It’s the date that has been on everybody’s lips for weeks now, and the UK government has finally clarified what changes to the current July 4 lockdown will be made. Speaking in the House of Commons just now, Premier Boris Johnson confirmed that pubs, restaurants, hotels, museums, hairdressers and more would be permitted to open again in England on July 4. That will also be the day on which the long-running two-meter social distance rule will be reduced to one metre, and it will again be possible to stay overnight in other households.
Today’s briefing has given the green light to almost all of the expected easing measures, which are as follows:
Two households of any size can meet indoors.
From July 4, you’ll be able to meet indoors and stay overnight in a second home. The Prime Minister said the meetings need not always be with the same household (so there is no need to choose between lovers and parents), but these meetings should be limited to one household meeting another at any given time. As Johnson remarked, “the fewer social contacts, the safer you’ll be.”
The guidance applies to households regardless of size and marks the first time since lockdown that people from one household will be able to stay overnight in another. However, you’ll still be expected to follow social distancing measures even if you are staying overnight, in a bid to prevent transmission of the virus.
Pubs are back…
Thankfully, pubs are allowed to reopen from July 4, but as with everything else in the UK ‘s gradual reopening, they will look a little different for some time. Health Secretary Matt Hancock, speaking on Sky News yesterday, floated the possibility of perspex screens, masks, and creative seating arrangements as a means of preventing the spread of the virus, and suggested that having visitors sign a guest book upon arrival would help track and trace anyone who might come into contact with an infection. It’s expected that those pubs which can offer online or app-based ordering of drinks will be asked to do so. As with restaurants, table service will be needed for indoor drinking.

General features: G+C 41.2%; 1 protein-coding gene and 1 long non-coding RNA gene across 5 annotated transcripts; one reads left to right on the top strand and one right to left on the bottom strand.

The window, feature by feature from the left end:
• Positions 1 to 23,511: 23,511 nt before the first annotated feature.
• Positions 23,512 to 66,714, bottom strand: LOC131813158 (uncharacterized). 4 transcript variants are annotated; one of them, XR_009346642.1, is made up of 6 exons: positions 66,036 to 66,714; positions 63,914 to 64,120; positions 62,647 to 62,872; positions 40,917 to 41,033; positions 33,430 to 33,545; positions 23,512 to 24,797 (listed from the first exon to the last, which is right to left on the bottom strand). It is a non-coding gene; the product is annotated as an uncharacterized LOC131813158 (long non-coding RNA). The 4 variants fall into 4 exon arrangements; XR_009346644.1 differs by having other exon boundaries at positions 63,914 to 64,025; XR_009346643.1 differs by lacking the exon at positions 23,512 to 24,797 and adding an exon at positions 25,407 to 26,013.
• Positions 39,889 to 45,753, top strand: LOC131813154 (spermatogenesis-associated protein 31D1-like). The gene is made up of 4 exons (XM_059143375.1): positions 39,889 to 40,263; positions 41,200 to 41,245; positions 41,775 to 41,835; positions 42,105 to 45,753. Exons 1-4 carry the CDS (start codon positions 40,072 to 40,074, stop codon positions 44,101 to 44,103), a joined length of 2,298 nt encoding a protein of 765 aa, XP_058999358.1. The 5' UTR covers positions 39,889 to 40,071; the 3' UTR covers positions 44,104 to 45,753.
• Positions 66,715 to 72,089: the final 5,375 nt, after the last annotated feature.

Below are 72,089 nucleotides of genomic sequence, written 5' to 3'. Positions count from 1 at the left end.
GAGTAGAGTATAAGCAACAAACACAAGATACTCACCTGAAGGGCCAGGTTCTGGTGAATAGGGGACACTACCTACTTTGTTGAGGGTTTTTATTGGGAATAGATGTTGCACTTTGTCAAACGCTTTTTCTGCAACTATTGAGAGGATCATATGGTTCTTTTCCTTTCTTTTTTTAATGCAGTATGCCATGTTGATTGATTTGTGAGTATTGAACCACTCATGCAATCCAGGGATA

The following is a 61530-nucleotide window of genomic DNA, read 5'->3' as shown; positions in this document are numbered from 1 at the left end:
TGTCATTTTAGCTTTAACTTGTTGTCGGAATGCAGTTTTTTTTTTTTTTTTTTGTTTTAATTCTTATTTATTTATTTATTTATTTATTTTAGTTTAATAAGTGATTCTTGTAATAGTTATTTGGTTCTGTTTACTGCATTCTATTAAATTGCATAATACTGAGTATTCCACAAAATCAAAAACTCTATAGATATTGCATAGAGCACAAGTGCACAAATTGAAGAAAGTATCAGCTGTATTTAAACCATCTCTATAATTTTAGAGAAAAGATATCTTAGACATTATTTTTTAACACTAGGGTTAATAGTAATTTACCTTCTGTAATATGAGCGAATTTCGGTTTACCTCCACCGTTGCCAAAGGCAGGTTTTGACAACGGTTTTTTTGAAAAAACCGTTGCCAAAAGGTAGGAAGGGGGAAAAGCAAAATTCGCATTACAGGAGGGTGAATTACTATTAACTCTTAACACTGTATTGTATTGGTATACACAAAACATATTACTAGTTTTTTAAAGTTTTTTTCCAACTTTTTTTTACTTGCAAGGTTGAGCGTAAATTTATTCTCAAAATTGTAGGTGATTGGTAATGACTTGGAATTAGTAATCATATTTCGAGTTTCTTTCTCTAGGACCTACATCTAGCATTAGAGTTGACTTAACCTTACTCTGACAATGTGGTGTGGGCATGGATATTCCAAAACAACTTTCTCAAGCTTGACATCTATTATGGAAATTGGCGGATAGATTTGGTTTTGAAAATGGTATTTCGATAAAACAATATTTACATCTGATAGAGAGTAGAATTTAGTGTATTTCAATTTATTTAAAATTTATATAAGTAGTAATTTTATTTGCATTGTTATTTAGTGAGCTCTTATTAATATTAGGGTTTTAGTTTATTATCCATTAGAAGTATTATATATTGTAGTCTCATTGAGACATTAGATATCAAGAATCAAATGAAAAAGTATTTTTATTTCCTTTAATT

…and restaurants are allowed to reopen
The big news for a hospitality industry that had been brought to its knees by coronavirus is that restaurants can reopen for indoor dining on July 4. Coupled with adherence to the one-metre rule are some conditions: indoor dining will be limited to table service, there must be minimal staff and customer contact, and businesses would be asked to collect contact details to help with tracking and tracing virus cases if needed.
Sadly, the news has come too late for some in London; the likes of Tramshed, Sardine, and The Ledbury have all announced that they are closing their doors permanently as a result of lost revenue during the lockdown.
Museums, galleries, and cinemas are also back on July 4